A few Sundays ago I was really struggling. The week before had been awful with long days at work, unpleasant drama in some close relationships, and unforeseen and unbudgeted expenses. Think of all the things that drain your energy, and they were probably a part of my week. The weekend hadn’t brought any more rest with it either, so by Sunday morning I pulled into the church parking lot with my emotional tank on E.
I sat through the sermon, and I tried not to cry.
I didn’t tell anyone how down I felt. How hard things were. How in need of prayer I was.
Because I didn’t want anyone to know that I was a hot mess.
The venue pastor mentioned at the end of the service that prayer people were available and would love to pray with me, so I got up from my seat and went out to the café area to see my friends like nothing at all was wrong.
Then I went home, and I broke down in the privacy of my own home. Where no one could see me. Where no one could hug me. Where no one could pray for me.
Oh how I cried.
Sitting there next to my bed, half a box of Kleenex wadded up beside me on the floor, the Lord nudged my heart to text a friend and let her in. One of those friends who I had seen earlier that morning at church in fact. One of those friends to whom earlier I had pretended like everything was fine.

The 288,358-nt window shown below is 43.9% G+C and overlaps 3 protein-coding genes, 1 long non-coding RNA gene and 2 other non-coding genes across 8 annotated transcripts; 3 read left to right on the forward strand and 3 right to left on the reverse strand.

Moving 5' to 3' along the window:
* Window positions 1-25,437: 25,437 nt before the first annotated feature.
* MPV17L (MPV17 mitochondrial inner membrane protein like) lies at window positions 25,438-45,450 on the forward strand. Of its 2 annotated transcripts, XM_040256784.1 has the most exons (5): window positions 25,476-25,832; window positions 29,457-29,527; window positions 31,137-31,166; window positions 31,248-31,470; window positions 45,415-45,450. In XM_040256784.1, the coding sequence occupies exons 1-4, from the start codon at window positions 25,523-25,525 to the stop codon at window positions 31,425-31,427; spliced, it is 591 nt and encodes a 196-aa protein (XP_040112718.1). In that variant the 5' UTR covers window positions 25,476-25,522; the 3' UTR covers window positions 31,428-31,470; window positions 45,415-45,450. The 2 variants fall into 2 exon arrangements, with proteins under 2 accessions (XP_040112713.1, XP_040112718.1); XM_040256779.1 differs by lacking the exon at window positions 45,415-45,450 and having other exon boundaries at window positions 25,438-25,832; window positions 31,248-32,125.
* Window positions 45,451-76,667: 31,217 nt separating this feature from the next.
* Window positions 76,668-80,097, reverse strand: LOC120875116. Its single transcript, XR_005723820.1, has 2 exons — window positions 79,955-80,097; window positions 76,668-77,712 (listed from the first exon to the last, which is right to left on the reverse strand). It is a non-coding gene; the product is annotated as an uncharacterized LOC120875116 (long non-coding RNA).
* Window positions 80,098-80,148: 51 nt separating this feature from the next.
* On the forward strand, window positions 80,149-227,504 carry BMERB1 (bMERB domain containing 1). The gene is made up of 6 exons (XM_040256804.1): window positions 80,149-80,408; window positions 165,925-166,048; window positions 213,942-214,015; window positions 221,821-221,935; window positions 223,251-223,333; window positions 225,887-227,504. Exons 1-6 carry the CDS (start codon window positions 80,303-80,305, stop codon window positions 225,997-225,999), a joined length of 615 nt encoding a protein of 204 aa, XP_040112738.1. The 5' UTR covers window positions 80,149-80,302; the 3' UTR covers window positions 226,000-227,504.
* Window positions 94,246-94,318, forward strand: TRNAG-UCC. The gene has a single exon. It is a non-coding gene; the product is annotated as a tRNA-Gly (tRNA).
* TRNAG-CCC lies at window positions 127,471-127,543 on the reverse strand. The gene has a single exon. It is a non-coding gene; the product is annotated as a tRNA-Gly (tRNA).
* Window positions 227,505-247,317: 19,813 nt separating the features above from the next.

When she got my text, she called me. She sat on the phone with me in the middle of that sunny Sunday afternoon, taking time away from her family, to pray for me. To encourage my fearful and weary heart. To enter into my heartache with me.
And it was wonderful.
Too often I refuse to ask for prayer. I’m embarrassed that people might know I have problems. They might catch the hint that my life isn’t perfect. They might see me heavy laden with burdens that keep me up at night and carrying wounds that still aren’t healed.
The enemy of our souls would have me live my life independently of God and of my Christian community. I too easily buy into his lies that since I belong to Jesus mine should be a shining example of His perfection through a perfect life.
But His perfection can only be manifest through my weakness.
Going about my days trying to convince others—and worst of all myself—that I’ve got “this” under control, I deny myself sweet vulnerability and joy of fellowship with those who would encourage and love me. I reject His strength even though I have none of my own. I isolate myself and my armor gets weaker, not stronger.
I don’t have to go up after the sermon on Sundays to be prayed for, but I do need to seek out prayer. I don’t need to email my problems to all of my Gmail contacts, but I do need to let trusted friends into my mess.
And I do need Jesus in all of it. Because He doesn’t give me more than I can handle; He gives me what He can handle, so that out of my hands and into His, I can behold His perfection and trust Him more deeply.
It is scary.
And it is wonderful.